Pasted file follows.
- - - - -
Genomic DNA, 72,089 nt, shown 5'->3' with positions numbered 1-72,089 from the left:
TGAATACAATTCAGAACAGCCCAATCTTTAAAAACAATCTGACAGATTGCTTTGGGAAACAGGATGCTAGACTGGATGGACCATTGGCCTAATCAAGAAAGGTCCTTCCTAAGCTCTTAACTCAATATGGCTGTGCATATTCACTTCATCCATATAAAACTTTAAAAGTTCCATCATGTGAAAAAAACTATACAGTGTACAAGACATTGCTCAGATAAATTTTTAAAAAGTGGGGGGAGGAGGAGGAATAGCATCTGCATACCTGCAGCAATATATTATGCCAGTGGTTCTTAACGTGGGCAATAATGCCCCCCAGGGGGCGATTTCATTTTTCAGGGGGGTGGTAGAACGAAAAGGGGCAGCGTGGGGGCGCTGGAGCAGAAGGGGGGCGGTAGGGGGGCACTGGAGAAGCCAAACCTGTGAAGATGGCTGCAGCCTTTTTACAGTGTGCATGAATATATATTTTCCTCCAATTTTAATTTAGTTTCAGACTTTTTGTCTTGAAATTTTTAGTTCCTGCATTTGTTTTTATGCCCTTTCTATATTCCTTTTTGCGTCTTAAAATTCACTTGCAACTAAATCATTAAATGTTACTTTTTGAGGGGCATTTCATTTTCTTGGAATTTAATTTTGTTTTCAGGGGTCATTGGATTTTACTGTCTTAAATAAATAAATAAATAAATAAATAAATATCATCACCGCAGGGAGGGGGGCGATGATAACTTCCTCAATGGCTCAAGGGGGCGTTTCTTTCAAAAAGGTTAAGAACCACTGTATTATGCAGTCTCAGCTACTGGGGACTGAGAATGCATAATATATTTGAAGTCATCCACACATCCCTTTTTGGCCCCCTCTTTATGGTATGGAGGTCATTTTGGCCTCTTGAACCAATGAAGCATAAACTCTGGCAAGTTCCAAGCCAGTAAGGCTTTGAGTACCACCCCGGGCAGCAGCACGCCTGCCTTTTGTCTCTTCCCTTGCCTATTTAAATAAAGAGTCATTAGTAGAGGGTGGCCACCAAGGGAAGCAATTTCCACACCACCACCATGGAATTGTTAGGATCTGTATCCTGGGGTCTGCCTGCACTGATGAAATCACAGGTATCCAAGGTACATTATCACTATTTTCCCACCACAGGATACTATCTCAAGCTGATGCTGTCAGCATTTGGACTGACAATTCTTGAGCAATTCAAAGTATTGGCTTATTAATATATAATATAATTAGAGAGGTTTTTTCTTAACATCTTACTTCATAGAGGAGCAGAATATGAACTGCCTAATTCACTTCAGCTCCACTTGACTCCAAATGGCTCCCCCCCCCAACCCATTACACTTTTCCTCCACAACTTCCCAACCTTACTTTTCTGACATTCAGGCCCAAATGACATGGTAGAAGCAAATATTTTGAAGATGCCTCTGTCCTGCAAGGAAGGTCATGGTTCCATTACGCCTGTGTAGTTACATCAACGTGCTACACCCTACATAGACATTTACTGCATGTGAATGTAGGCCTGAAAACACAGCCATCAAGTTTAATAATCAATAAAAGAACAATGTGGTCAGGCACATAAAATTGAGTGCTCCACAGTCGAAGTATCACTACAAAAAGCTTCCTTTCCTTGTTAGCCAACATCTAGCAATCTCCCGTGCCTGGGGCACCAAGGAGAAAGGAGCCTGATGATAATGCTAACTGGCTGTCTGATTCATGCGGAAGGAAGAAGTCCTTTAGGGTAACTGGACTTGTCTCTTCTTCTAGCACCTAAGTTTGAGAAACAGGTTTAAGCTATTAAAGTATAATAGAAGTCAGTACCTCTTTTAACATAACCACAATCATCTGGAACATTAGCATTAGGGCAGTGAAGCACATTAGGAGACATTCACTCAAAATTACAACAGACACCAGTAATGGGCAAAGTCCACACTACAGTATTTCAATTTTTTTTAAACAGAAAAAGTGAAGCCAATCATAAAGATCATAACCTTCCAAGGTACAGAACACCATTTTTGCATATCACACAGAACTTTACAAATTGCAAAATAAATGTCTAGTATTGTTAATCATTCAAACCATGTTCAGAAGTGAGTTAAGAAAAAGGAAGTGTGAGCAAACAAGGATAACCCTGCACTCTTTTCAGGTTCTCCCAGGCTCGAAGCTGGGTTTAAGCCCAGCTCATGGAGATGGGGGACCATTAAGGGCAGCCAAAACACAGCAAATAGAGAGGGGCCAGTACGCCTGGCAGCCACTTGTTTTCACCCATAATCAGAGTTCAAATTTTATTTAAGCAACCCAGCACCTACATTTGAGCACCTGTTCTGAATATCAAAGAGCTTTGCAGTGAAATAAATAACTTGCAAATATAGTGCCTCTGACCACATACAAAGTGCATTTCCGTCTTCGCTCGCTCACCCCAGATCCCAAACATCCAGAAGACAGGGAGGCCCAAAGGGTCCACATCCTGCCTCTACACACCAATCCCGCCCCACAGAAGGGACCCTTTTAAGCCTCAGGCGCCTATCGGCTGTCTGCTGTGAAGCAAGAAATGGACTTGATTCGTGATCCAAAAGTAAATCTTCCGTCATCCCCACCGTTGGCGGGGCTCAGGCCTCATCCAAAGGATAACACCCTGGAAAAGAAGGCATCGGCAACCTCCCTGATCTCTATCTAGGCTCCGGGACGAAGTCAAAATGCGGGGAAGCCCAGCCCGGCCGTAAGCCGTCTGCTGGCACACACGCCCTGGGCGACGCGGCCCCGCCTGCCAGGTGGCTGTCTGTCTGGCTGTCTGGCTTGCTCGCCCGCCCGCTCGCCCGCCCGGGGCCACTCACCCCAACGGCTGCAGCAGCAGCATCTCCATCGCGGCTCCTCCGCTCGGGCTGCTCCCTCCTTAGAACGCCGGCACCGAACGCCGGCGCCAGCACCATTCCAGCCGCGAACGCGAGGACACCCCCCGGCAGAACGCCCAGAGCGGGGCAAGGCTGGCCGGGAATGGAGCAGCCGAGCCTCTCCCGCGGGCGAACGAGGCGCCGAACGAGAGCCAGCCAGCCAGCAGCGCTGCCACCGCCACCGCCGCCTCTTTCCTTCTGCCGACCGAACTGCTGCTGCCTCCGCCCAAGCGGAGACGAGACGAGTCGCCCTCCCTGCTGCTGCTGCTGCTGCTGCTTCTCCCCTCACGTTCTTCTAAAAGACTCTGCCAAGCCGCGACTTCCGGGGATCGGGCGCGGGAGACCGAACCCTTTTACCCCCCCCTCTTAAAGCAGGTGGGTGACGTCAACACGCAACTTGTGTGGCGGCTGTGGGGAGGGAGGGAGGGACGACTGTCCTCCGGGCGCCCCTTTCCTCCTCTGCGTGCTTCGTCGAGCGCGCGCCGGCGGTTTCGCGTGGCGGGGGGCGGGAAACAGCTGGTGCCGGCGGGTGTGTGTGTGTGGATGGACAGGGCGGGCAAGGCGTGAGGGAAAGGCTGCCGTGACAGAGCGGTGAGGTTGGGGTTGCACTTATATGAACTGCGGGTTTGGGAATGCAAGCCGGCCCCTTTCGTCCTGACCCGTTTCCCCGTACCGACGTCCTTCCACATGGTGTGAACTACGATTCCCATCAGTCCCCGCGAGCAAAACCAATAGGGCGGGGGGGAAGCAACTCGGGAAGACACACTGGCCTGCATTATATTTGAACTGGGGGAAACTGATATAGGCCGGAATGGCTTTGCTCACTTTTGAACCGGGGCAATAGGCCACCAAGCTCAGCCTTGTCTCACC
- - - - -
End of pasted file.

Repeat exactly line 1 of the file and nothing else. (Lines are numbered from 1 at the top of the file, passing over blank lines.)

Genomic DNA, 72,089 nt, shown 5'->3' with positions numbered 1-72,089 from the left: